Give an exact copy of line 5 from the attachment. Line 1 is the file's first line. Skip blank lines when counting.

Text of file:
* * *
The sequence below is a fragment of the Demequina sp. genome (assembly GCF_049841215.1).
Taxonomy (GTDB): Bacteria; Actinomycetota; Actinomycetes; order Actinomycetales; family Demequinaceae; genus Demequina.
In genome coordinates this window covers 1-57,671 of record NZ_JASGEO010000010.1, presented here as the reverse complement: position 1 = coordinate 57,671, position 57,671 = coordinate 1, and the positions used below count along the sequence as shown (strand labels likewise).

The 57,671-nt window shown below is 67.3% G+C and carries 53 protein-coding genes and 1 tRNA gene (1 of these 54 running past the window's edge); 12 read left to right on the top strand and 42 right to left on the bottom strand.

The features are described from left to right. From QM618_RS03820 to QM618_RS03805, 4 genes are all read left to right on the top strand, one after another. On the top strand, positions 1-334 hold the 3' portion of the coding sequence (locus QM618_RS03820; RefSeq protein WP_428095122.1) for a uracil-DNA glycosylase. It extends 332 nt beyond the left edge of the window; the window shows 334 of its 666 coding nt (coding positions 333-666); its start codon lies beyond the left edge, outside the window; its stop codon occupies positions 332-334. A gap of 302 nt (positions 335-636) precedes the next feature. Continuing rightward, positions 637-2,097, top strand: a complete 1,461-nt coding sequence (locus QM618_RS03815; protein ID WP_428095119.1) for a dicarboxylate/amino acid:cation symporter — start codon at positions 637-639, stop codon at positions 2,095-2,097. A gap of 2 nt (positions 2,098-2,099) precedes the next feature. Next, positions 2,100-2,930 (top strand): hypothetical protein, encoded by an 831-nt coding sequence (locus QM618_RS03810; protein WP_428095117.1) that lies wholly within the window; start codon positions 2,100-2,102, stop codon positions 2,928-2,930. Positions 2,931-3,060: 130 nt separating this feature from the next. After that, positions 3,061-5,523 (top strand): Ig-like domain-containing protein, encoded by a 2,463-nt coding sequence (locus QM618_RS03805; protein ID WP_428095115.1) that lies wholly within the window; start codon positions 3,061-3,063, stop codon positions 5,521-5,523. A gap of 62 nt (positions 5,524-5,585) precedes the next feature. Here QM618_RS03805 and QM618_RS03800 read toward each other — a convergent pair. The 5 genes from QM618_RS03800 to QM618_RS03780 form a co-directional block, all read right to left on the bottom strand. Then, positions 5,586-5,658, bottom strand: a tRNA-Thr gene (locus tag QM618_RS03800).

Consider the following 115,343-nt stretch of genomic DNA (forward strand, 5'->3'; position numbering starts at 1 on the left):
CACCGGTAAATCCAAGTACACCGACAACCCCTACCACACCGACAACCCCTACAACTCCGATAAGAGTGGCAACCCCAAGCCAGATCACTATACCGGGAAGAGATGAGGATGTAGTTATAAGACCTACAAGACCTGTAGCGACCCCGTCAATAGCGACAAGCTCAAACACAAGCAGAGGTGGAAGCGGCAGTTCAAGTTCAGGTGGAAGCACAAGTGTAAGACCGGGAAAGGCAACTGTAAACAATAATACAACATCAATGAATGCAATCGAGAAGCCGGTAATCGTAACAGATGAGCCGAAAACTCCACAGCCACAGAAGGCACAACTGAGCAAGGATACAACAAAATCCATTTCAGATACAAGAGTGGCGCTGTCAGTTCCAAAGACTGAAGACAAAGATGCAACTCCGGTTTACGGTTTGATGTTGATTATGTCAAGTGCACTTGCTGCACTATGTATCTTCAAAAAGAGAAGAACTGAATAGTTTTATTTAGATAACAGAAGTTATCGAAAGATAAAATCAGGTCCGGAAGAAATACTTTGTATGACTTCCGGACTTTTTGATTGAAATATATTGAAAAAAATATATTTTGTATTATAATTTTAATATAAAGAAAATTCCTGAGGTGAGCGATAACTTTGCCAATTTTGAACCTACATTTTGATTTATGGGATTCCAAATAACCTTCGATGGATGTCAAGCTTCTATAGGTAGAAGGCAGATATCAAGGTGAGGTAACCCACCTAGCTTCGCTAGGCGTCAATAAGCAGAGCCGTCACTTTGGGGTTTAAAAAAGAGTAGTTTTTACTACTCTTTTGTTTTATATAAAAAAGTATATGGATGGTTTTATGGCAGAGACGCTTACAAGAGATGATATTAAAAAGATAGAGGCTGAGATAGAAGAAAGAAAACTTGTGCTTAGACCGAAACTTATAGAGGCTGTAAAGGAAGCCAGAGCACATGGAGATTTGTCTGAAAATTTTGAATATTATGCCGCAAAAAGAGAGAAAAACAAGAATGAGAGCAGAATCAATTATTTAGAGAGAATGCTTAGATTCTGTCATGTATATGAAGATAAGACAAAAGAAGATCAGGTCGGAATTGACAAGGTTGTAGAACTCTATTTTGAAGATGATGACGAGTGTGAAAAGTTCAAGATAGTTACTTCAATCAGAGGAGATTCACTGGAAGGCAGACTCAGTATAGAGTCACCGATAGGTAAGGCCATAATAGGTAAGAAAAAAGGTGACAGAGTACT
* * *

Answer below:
The features are described from left to right. From QM618_RS03820 to QM618_RS03805, 4 genes are all read left to right on the top strand, one after another. On the top strand, positions 1-334 hold the 3' portion of the coding sequence (locus QM618_RS03820; RefSeq protein WP_428095122.1) for a uracil-DNA glycosylase. It extends 332 nt beyond the left edge of the window; the window shows 334 of its 666 coding nt (coding positions 333-666); its start codon lies beyond the left edge, outside the window; its stop codon occupies positions 332-334. A gap of 302 nt (positions 335-636) precedes the next feature. Continuing rightward, positions 637-2,097, top strand: a complete 1,461-nt coding sequence (locus QM618_RS03815; protein ID WP_428095119.1) for a dicarboxylate/amino acid:cation symporter — start codon at positions 637-639, stop codon at positions 2,095-2,097. A gap of 2 nt (positions 2,098-2,099) precedes the next feature. Next, positions 2,100-2,930 (top strand): hypothetical protein, encoded by an 831-nt coding sequence (locus QM618_RS03810; protein WP_428095117.1) that lies wholly within the window; start codon positions 2,100-2,102, stop codon positions 2,928-2,930. Positions 2,931-3,060: 130 nt separating this feature from the next. After that, positions 3,061-5,523 (top strand): Ig-like domain-containing protein, encoded by a 2,463-nt coding sequence (locus QM618_RS03805; protein ID WP_428095115.1) that lies wholly within the window; start codon positions 3,061-3,063, stop codon positions 5,521-5,523. A gap of 62 nt (positions 5,524-5,585) precedes the next feature. Here QM618_RS03805 and QM618_RS03800 read toward each other — a convergent pair. The 5 genes from QM618_RS03800 to QM618_RS03780 form a co-directional block, all read right to left on the bottom strand. Then, positions 5,586-5,658, bottom strand: a tRNA-Thr gene (locus tag QM618_RS03800).